Student stories: Ireland internship offers international ag connection

Growing up on a fruit and vegetable farm in Brookville, Pa., Becky Seigworth spent most of her time working at the family retail market where she developed a love of agriculture. But an internship in Ireland opened up a world of opportunities for the recent graduate from Penn State's College of Agricultural Sciences.

"Agriculture plays a central role in the world's economy and is fundamental to life itself," Seigworth said. "I have always been involved with the production side of the industry and wanted to see more of the business side."

Seigworth, who majored in Agribusiness Management and minored in Horticulture, traveled to Dublin, Ireland, where she immersed herself in the business of international agriculture as an agriculture strategist for the Allied Irish Bank. "My internship responsibilities included examining new market developments for 'green' business opportunities, exploring options for the bank's presence at agricultural trade shows in Ireland and supporting the distribution of the bank's publication for farming customers," she said.

Seigworth knew she was prepared for her internship, which was arranged through the College of Agricultural Sciences."Thanks to my education at Penn State, I was well equipped to complete the real-world tasks I was given by the team manager at the bank," she said. "At times, I even surprised myself at the questions about U.S. agribusiness I could answer."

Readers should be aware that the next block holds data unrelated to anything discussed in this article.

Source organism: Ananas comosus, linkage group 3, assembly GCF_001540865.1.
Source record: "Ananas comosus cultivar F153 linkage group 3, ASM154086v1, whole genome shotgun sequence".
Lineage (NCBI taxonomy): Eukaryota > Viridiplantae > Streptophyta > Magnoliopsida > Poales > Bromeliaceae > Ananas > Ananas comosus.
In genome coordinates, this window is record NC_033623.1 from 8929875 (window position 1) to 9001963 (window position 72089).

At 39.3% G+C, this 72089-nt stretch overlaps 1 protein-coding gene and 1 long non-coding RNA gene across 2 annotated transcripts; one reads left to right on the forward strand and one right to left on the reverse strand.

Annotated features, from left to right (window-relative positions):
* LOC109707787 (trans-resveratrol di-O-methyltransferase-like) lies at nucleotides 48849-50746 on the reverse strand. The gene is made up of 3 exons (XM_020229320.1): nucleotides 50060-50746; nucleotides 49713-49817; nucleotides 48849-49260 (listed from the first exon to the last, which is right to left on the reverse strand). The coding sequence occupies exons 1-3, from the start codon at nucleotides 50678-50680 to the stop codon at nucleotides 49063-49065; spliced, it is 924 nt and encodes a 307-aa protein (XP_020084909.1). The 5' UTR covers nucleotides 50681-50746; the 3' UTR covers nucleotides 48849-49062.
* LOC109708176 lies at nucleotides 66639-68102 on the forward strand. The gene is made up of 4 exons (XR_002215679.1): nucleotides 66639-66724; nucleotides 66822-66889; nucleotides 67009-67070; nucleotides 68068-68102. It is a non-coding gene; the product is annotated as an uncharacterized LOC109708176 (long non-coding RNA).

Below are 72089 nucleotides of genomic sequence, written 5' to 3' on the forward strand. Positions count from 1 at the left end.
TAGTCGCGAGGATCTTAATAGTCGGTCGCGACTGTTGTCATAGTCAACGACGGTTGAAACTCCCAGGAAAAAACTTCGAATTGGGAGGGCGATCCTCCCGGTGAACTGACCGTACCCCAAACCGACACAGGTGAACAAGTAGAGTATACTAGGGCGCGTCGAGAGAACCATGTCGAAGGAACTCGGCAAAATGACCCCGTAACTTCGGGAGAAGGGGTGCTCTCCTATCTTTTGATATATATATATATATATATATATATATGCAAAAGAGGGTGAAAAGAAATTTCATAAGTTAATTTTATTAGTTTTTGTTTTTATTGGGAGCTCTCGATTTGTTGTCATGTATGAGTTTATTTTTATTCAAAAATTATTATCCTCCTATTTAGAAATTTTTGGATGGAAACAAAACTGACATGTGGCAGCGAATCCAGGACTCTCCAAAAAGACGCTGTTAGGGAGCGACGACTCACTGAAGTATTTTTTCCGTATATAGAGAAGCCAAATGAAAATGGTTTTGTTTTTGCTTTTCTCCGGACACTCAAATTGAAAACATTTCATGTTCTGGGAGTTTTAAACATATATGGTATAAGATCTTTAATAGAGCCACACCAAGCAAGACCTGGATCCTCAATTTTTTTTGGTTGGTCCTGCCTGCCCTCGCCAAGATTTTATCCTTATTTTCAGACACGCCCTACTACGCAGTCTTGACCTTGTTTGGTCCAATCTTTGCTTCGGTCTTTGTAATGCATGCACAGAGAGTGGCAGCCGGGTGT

Seigworth is now the director of economic services at the Fertilizer Institute in Washington, D.C., where she works on economic issues ranging from nutrient-use-efficiency programs to climate-change policy.

"Working in the strategy division at Allied Irish Bank helped me to develop a very critical and innovative entrepreneurial mindset," said Seigworth. The experience also helped her to gain a stronger understanding of European agriculture, a lesson that proved valuable when she started at the Fertilizer Institute and quickly recognized the global nature of agriculture.

"The United States is the largest importer of fertilizer in the world," she explained. "I now realize just how connected we are to other nations.

"I wholeheartedly believe that without the opportunities made available through the College of Agricultural Sciences at Penn State I would not be where I am today," Seigworth said. "Studying abroad in Ireland and my internship with Allied Irish Bank gave me the experience and insight I needed to be successful in the workplace."

 

 

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Last Updated November 18, 2010